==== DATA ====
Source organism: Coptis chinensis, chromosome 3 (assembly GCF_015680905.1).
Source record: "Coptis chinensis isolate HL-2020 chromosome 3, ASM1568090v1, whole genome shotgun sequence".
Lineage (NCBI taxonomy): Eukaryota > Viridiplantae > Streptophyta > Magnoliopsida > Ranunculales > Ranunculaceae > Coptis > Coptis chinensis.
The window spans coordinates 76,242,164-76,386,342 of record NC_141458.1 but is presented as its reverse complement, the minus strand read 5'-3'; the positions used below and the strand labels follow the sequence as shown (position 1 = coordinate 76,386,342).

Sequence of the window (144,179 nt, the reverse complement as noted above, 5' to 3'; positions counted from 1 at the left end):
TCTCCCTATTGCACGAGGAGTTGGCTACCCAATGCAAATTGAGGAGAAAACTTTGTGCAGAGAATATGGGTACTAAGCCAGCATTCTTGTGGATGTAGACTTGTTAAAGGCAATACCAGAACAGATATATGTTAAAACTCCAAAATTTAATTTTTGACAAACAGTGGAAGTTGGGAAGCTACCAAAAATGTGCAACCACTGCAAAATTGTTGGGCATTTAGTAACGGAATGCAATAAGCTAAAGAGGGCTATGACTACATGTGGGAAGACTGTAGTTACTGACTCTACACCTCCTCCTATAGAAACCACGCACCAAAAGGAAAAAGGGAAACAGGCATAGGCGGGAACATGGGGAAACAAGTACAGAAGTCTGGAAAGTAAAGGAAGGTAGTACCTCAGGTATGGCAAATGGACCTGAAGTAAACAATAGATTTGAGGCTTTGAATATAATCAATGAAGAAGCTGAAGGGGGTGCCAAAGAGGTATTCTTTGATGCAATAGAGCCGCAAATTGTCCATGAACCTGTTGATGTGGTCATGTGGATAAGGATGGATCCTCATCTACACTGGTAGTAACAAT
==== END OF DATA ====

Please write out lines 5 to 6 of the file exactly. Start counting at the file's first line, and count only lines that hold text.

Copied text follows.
Sequence of the window (144,179 nt, the reverse complement as noted above, 5' to 3'; positions counted from 1 at the left end):
TCTCCCTATTGCACGAGGAGTTGGCTACCCAATGCAAATTGAGGAGAAAACTTTGTGCAGAGAATATGGGTACTAAGCCAGCATTCTTGTGGATGTAGACTTGTTAAAGGCAATACCAGAACAGATATATGTTAAAACTCCAAAATTTAATTTTTGACAAACAGTGGAAGTTGGGAAGCTACCAAAAATGTGCAACCACTGCAAAATTGTTGGGCATTTAGTAACGGAATGCAATAAGCTAAAGAGGGCTATGACTACATGTGGGAAGACTGTAGTTACTGACTCTACACCTCCTCCTATAGAAACCACGCACCAAAAGGAAAAAGGGAAACAGGCATAGGCGGGAACATGGGGAAACAAGTACAGAAGTCTGGAAAGTAAAGGAAGGTAGTACCTCAGGTATGGCAAATGGACCTGAAGTAAACAATAGATTTGAGGCTTTGAATATAATCAATGAAGAAGCTGAAGGGGGTGCCAAAGAGGTATTCTTTGATGCAATAGAGCCGCAAATTGTCCATGAACCTGTTGATGTGGTCATGTGGATAAGGATGGATCCTCATCTACACTGGTAGTAACAAT